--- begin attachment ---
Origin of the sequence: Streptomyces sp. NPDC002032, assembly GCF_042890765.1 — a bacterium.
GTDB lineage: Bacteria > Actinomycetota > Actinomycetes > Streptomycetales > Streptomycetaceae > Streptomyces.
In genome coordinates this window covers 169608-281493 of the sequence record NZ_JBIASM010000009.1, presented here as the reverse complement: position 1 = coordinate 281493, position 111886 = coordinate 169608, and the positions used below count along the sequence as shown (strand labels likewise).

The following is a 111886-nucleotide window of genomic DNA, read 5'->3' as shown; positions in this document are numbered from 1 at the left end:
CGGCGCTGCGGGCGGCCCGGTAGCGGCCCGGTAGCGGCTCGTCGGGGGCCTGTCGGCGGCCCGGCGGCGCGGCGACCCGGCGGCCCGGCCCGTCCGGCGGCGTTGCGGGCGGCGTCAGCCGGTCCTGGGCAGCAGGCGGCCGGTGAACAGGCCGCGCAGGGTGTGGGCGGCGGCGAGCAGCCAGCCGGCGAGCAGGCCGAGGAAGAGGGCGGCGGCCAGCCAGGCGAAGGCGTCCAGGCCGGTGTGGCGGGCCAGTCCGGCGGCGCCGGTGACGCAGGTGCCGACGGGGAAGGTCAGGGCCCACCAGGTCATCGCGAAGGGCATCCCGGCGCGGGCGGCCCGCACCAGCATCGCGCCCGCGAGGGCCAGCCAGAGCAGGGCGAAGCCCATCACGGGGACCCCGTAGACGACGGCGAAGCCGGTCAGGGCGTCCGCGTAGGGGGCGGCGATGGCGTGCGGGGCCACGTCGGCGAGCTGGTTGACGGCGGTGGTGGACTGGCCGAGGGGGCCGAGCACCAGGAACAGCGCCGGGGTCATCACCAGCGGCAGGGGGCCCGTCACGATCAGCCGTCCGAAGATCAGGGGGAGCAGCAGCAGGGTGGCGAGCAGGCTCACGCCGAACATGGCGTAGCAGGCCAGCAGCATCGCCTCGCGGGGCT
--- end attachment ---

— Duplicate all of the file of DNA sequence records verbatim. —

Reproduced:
Origin of the sequence: Streptomyces sp. NPDC002032, assembly GCF_042890765.1 — a bacterium.
GTDB lineage: Bacteria > Actinomycetota > Actinomycetes > Streptomycetales > Streptomycetaceae > Streptomyces.
In genome coordinates this window covers 169608-281493 of the sequence record NZ_JBIASM010000009.1, presented here as the reverse complement: position 1 = coordinate 281493, position 111886 = coordinate 169608, and the positions used below count along the sequence as shown (strand labels likewise).

The following is a 111886-nucleotide window of genomic DNA, read 5'->3' as shown; positions in this document are numbered from 1 at the left end:
CGGCGCTGCGGGCGGCCCGGTAGCGGCCCGGTAGCGGCTCGTCGGGGGCCTGTCGGCGGCCCGGCGGCGCGGCGACCCGGCGGCCCGGCCCGTCCGGCGGCGTTGCGGGCGGCGTCAGCCGGTCCTGGGCAGCAGGCGGCCGGTGAACAGGCCGCGCAGGGTGTGGGCGGCGGCGAGCAGCCAGCCGGCGAGCAGGCCGAGGAAGAGGGCGGCGGCCAGCCAGGCGAAGGCGTCCAGGCCGGTGTGGCGGGCCAGTCCGGCGGCGCCGGTGACGCAGGTGCCGACGGGGAAGGTCAGGGCCCACCAGGTCATCGCGAAGGGCATCCCGGCGCGGGCGGCCCGCACCAGCATCGCGCCCGCGAGGGCCAGCCAGAGCAGGGCGAAGCCCATCACGGGGACCCCGTAGACGACGGCGAAGCCGGTCAGGGCGTCCGCGTAGGGGGCGGCGATGGCGTGCGGGGCCACGTCGGCGAGCTGGTTGACGGCGGTGGTGGACTGGCCGAGGGGGCCGAGCACCAGGAACAGCGCCGGGGTCATCACCAGCGGCAGGGGGCCCGTCACGATCAGCCGTCCGAAGATCAGGGGGAGCAGCAGCAGGGTGGCGAGCAGGCTCACGCCGAACATGGCGTAGCAGGCCAGCAGCATCGCCTCGCGGGGCT